In December 2006, then 11-year-old Amira Abdellaoui noticed a large bump on her left leg, specifically on her tibia, or shin bone. She was referred to Robert Henshaw, M.D., director of Orthopaedic Oncology at Children’s National Health System and a leading orthopaedic surgeon. Dr. Henshaw was the physician who confirmed she had a rare bone cancer called osteosarcoma, though she had no idea how much more he would become in the years that followed.
“The tumor in Amira’s left leg was the size of a baseball and quite large and noticeable. What we didn’t expect to find though, was another completely asymptomatic tumor, about the size of a grape, in her right leg,” says Dr. Henshaw.
Amira began an intensive treatment plan where she received several rounds of chemotherapy over the next few months, and underwent two major surgeries to remove the remaining tumor tissue and reconstruct the bones in her legs so she could remain mobile and active. Dr. Henshaw used an expandable prosthetic implant to complete the reconstruction of her left leg, and for the smaller tumor site on her right leg he rebuilt the bone using portions of her own pelvis.
Amira went on to make a complete, cancer-free recovery, but shortly thereafter, to the surprise of her family and doctors, her younger brother was also diagnosed with osteosarcoma. This diagnosis led doctors to believe their situations were not a coincidence.
“Osteosarcoma is a rare cancer, so when Amira’s brother was also diagnosed we knew we had to uncover a missing piece to the puzzle,” says Dr. Henshaw.
Both Amira and her brother were ultimately diagnosed with Li-Fraumeni Syndrome, a rare, inherited genetic cancer disorder that greatly increases one’s risk of developing cancer due to a mutated gene called the p53 tumor suppressor gene. This news connected many unfortunate events from the course of Amira’s life, as her mother and several family members had previously passed away from cancer diagnoses – likely also a result of Li-Fraumeni Syndrome. Since then, Amira has been constantly monitored due to her genetic disorder, receiving scans at Children’s National every three months.
Amira was cancer-free for the next ten years, but last year, at age 21 and while a junior in college, loss of function and excruciating pain in her right arm sent Amira back to Children’s National unexpectedly. Dr. Henshaw confirmed the news Amira and her family were hoping to avoid – she once again had osteosarcoma, and it had grown quickly. “Because ten years had elapsed since Amira was last treated for osteosarcoma, we considered this to be a newly developed tumor related to Amira’s predisposition to cancer, rather than a relapse,” says Jeffrey Dome, M.D., Ph.D., Vice President of the Center for Cancer and Blood Disorders at Children’s National, the pediatric oncologist who oversaw her chemotherapy treatment. “This had implications regarding our choice of chemotherapy regimen because the drugs that were used previously were likely to be effective again. However, we had to monitor Amira closely for potential side effects related to treatment.”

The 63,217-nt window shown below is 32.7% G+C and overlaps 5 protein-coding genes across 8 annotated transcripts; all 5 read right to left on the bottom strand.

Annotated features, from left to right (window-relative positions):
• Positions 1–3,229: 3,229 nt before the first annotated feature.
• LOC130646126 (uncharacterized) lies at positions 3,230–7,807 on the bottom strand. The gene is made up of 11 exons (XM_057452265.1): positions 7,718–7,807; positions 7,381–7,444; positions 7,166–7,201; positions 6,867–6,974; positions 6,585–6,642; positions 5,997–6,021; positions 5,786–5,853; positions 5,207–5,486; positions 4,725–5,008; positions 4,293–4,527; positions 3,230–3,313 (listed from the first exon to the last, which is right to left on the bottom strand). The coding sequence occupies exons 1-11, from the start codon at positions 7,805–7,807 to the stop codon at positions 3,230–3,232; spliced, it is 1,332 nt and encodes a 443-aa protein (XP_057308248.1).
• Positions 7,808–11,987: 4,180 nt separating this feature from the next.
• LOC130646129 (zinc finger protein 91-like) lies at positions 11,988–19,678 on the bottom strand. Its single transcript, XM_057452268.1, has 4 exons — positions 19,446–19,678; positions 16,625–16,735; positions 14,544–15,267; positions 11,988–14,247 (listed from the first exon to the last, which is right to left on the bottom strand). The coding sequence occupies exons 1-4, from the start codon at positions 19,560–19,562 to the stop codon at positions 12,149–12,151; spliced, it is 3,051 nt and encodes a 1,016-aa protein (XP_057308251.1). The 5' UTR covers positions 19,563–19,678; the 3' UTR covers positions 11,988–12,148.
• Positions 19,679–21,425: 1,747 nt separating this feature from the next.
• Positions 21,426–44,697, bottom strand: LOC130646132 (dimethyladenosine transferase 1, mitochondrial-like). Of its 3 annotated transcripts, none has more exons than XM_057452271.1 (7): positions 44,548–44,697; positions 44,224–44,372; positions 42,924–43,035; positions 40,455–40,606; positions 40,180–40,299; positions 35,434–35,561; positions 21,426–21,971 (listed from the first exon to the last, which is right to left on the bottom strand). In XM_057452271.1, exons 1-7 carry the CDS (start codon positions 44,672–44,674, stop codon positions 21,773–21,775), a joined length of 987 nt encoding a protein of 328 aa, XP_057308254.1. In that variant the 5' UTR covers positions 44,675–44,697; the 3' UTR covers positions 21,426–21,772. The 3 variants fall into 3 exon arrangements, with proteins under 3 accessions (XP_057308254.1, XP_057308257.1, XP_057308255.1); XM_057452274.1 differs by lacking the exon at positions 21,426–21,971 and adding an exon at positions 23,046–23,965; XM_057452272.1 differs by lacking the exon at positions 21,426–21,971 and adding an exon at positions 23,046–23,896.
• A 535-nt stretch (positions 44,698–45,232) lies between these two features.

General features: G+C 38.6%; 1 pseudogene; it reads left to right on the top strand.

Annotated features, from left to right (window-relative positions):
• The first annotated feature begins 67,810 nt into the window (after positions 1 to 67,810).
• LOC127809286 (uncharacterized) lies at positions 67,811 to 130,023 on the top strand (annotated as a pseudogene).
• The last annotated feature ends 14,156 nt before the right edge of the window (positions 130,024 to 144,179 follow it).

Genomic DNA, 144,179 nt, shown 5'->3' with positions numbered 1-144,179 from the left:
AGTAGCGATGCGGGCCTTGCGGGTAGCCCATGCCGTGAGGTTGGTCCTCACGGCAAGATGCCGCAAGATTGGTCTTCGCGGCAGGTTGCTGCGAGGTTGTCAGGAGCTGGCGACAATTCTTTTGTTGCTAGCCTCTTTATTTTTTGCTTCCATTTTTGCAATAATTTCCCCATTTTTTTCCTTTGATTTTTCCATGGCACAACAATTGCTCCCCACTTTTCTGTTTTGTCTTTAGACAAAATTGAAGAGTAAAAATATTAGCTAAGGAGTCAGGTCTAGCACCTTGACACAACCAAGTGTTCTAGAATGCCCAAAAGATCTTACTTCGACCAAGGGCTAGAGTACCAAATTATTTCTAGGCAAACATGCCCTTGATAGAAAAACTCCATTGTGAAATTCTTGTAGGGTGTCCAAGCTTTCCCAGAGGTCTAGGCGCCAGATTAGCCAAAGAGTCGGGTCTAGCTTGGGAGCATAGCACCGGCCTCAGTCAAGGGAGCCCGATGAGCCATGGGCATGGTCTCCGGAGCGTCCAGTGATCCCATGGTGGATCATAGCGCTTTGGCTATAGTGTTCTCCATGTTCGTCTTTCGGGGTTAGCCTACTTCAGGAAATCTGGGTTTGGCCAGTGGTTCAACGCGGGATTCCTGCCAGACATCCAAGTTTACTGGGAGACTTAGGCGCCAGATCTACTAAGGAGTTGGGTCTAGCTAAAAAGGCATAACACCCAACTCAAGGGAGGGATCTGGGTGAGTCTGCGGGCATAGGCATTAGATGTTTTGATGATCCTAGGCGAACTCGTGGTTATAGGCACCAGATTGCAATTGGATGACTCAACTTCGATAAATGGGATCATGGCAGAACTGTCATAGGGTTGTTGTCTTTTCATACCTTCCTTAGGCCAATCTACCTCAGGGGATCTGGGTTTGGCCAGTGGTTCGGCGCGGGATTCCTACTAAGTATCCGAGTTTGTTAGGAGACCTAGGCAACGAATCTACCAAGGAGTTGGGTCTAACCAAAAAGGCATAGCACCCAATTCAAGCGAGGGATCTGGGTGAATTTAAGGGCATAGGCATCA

Dr. Henshaw, Dr. Dome and the rest of the Children’s National multidisciplinary sarcoma team, which includes nurses, a physical therapist, and a genetic counselor, guided Amira through another round of chemotherapy and surgery to remove the cancer and reconstruct her entire arm from her shoulder to her elbow.
“Through all of the chemotherapy and very significant medical challenges, Amira kept her spirits remarkably high, and she remained focused on keeping up with her academics and pursuing her degree,” says Dr. Henshaw. “It’s amazing to watch her grow up and become such a successful young adult.”
Amira credits her team at Children’s National, especially Dr. Henshaw, with helping her achieve these goals too. Since her first trip to the hospital ten years ago, he’s become more than just a doctor, but also her confidant and champion.
“Dr. Henshaw is like a second father figure to me, and I know he truly cares about what happens to me,” says Amira. “Every time I go into surgery, he holds my hand and assures me everything will be OK.”
Now at age 22, Amira has a different perspective from most other young women her age. Despite the past decade spent in and out of the hospital, filled with uncertainty and hardships, Amira has her sights set on a bright future and doesn’t allow her diagnosis to define who she is and who she wants to be.
Today, Amira is cancer-free and a graduate of George Mason University (GMU). While at GMU, she studied anthropology, art history and psychology, and completed an internship in arts management. She graduated December 21, 2017, fulfilling a long-term goal of hers. A self-proclaimed dreamer, Amira hopes to one day become a lawyer, travel the world and rediscover her passion for horseback riding.